Some people merely dream of taking a luxury backcountry trip through the state of Alaska. Mother-Daughter team Kirsten and Mandy Dixon live it and make that dream a reality for countless visitors yearly. Within The Wild is family-owned by Kirsten and Carl Dixon and their daughter Carly Potgieter. Kirsten is also a chef on the property, working alongside her daughter Mandy, the executive chef.
Within the Wild operates Tutka Bay Lodge on the Kenai Peninsula (near several of the most stunning national park in the United States). In addition to Within The Wild, the Dixon family owns La Baleine Café and Cooking School at Tutka Bay. Kirsten is an accomplished author, having penned multiple cookbooks throughout the years (two with daughter, Mandy). Mandy’s background includes culinary school at Le Cordon Bleu and the Culinary Institute of America and experience with the Thomas Keller Restaurant Group and the James Beard House.
As part of our Women’s History Month Celebration (and because today is International Women’s Day), we chatted with the successful mother-daughter team about their challenges, accomplishments and what they hope to see for the future of Within The Wild.
Kirsten and Mandy Dixon, Within The Wild
How did you get your start in the industry?
Kirsten: I was a nurse living in Anchorage working in the ICU at the Alaska Native Medical Center. I was young but felt I was always at the end of the world, being around so many people who were in trauma or facing death. I wanted to be in the middle of life, in the bright and shiny part where people were at the table, talking and sharing stories with each other.
When my husband Carl wanted to move out of Anchorage, I was all for the idea. We quit our jobs, sold our house and most of our possessions, and headed for the backcountry of Alaska. I was always intensely interested in cooking. Both of my grandmothers were professional “cooks” in their day.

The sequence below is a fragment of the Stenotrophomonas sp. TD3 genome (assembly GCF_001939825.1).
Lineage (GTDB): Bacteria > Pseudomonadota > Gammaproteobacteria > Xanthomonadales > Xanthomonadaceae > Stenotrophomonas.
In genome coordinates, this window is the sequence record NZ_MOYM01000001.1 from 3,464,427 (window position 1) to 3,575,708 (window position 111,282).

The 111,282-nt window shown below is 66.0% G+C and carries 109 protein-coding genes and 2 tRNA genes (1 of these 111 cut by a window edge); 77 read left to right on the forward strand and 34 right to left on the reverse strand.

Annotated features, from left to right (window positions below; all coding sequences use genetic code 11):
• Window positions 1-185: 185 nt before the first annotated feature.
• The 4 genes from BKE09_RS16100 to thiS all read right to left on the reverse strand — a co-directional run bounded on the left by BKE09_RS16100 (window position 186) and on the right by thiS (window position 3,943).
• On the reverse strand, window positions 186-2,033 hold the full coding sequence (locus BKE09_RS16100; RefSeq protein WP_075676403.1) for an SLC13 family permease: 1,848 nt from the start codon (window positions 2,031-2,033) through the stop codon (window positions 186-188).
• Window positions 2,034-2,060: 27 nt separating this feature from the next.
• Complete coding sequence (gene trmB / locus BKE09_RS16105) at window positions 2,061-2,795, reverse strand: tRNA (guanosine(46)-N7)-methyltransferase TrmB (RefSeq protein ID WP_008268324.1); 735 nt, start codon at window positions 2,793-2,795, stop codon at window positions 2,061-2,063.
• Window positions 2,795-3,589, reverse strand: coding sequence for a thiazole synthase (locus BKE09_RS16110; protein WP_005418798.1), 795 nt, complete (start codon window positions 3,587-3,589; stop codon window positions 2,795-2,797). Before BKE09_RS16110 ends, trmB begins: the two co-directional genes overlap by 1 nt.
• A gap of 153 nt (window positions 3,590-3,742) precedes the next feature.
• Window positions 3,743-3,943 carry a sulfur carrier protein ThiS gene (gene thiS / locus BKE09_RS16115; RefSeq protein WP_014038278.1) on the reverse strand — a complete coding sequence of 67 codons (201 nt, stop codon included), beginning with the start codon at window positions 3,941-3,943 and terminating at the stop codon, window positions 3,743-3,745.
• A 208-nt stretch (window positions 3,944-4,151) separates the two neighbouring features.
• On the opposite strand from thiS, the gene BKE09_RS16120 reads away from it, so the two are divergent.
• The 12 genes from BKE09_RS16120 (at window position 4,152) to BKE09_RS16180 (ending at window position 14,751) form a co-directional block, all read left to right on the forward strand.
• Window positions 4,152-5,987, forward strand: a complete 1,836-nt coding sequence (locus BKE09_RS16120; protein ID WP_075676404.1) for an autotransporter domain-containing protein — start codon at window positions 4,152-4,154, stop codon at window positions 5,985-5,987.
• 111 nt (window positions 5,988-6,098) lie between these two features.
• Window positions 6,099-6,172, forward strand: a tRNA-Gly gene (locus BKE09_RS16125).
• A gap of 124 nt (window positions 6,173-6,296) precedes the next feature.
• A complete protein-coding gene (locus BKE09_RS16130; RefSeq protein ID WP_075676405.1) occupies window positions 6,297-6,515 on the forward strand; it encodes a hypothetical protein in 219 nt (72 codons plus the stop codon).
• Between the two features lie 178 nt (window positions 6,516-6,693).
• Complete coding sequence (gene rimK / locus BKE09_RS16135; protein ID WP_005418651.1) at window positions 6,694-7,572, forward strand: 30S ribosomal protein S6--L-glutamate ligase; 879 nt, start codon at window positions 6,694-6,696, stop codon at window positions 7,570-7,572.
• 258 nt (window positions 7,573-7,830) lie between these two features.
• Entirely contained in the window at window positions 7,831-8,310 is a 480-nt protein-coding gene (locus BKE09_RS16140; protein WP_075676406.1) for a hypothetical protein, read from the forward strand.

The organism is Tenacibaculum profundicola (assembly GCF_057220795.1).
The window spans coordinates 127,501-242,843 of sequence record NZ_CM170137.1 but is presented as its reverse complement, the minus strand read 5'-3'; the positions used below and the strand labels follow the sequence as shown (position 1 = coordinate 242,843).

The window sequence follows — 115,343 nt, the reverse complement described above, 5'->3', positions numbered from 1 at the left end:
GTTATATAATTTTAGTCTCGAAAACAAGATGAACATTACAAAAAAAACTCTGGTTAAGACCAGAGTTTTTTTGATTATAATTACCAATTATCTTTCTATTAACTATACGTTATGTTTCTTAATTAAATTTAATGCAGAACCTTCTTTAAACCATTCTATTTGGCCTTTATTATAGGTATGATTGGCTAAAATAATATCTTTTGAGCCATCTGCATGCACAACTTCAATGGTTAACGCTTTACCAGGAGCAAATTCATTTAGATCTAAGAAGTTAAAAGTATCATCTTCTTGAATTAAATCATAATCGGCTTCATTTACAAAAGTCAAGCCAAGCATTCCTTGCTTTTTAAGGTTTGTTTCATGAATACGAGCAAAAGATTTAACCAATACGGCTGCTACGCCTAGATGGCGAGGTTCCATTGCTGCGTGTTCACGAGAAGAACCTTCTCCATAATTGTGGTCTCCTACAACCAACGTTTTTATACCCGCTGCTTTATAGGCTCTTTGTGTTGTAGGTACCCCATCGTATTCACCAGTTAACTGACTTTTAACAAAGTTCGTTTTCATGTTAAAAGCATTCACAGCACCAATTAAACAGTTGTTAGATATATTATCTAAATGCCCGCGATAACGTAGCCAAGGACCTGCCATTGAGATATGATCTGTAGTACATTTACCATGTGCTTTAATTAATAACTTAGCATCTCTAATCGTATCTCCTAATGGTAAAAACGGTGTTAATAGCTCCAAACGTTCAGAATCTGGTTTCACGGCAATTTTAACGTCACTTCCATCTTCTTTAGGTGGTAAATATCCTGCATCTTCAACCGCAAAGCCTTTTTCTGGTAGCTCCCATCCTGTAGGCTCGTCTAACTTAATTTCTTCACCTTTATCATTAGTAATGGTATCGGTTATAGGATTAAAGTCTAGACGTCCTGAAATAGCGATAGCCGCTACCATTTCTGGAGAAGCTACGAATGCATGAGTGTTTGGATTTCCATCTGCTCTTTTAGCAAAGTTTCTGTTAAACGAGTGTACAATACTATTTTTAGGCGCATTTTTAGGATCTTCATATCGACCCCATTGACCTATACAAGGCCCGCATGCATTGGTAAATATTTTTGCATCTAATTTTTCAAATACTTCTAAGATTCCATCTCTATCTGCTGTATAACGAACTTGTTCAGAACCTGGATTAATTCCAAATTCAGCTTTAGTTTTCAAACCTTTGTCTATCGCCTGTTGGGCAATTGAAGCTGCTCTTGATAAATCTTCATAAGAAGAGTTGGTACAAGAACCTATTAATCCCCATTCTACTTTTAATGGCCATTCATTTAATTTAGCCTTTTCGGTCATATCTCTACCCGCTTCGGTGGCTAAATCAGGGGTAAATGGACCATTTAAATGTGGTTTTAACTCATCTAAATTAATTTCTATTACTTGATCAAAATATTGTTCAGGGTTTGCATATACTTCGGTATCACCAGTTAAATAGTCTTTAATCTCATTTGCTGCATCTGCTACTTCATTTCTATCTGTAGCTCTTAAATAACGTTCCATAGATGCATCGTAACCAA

As a young girl, I loved to check out cookbooks from the library and read through stories of cooking in far-off foreign lands. I embraced the opportunity to cook in our reinvented new life at a small fishing lodge Carl built alongside a river. I learned to cook from many of our German guests who were restaurateurs or chefs.
I was invited to go to school at the Cordon Bleu in Paris, France, by two of our French guests who sponsored me. From there… it was stages and classes and stolen moments and more cookbooks and lots of cooking for lots of people over the years. I still love to cook.
What has been your favorite personal achievement?
Kirsten: To be able to work with my family and make a living/lifestyle together in a creative and entrepreneurial way, living close to nature and that natural world, and teaching my children the value of preservation and protection of the place where we live.
Mandy: To be able to open and run my own successful cafe, La Baleine Cafe in the seaside town of Homer, Alaska. The cafe partners well with our remote Tutka Bay Lodge as well as the community of Homer.
Can you tell me about any challenges you faced along the way?
Kirsten: One challenge I faced was trying to learn how to be a chef while living in backcountry Alaska with few resources to rely upon. I had to seek knowledge and information as I could and travel when I could to learn, which was hard, particularly with two small daughters.
Mandy: My mother having breast cancer was a big challenge for me.
What do you hope the future holds for you and your career?
Kirsten & Mandy: We both want to give back more than we started with through community engagement, protecting wildlands, and living and working sustainably. We want to mentor those coming along in our profession and be compassionate and regenerative leaders. We want to inspire our guests with our food and tell stories through our cuisine of Alaska’s past and present.